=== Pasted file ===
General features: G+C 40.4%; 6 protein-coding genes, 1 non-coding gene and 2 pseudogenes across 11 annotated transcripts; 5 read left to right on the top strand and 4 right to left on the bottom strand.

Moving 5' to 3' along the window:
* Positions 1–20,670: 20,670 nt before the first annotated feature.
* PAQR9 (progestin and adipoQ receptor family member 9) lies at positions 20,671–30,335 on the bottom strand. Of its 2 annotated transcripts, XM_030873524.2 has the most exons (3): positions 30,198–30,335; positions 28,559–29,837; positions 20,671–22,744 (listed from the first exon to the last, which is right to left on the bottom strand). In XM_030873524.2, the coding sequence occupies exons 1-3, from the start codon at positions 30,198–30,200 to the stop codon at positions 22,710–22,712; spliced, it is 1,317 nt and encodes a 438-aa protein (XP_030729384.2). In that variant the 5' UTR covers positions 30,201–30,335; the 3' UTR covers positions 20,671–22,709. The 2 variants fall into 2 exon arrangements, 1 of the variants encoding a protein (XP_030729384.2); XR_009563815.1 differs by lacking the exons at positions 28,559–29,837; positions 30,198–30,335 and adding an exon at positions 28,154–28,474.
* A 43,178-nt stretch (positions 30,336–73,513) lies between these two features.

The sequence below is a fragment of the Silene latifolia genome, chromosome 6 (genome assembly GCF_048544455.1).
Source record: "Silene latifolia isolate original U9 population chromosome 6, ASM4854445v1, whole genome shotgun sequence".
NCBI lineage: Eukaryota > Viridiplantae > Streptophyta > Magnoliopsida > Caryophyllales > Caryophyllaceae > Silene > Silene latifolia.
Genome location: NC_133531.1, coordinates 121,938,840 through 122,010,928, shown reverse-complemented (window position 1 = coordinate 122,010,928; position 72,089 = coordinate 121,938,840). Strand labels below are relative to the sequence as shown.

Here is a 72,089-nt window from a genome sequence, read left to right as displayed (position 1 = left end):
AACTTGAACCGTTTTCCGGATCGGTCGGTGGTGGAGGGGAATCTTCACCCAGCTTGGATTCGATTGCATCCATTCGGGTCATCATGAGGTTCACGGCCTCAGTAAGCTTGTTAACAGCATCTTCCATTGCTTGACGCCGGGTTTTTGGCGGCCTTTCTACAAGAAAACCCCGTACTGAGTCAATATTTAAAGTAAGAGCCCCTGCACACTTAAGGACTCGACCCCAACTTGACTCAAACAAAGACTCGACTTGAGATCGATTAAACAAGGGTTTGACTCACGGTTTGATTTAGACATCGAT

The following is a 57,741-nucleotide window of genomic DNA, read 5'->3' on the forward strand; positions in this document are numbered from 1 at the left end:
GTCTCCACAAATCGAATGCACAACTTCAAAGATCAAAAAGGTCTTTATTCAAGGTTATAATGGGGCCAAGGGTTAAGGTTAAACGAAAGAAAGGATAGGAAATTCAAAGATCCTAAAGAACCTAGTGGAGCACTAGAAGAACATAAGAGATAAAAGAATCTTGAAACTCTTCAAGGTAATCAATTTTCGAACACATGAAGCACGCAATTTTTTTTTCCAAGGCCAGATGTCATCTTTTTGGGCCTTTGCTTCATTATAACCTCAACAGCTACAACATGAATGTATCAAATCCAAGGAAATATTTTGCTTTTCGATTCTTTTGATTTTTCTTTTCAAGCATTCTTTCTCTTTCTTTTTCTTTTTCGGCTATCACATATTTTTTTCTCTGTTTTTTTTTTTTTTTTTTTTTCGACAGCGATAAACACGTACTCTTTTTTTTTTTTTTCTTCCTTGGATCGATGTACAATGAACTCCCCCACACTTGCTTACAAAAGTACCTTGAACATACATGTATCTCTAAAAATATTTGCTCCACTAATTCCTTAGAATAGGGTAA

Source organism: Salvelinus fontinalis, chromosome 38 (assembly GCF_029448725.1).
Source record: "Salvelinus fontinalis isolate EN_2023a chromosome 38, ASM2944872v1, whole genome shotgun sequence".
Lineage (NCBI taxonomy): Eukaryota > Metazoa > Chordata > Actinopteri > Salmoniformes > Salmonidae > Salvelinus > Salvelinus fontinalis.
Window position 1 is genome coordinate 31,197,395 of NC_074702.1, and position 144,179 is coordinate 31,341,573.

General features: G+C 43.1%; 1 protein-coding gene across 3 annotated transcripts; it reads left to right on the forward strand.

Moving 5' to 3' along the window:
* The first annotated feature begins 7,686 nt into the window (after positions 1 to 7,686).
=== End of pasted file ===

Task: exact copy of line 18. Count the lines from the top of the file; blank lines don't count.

General features: G+C 43.1%; 1 protein-coding gene across 3 annotated transcripts; it reads left to right on the forward strand.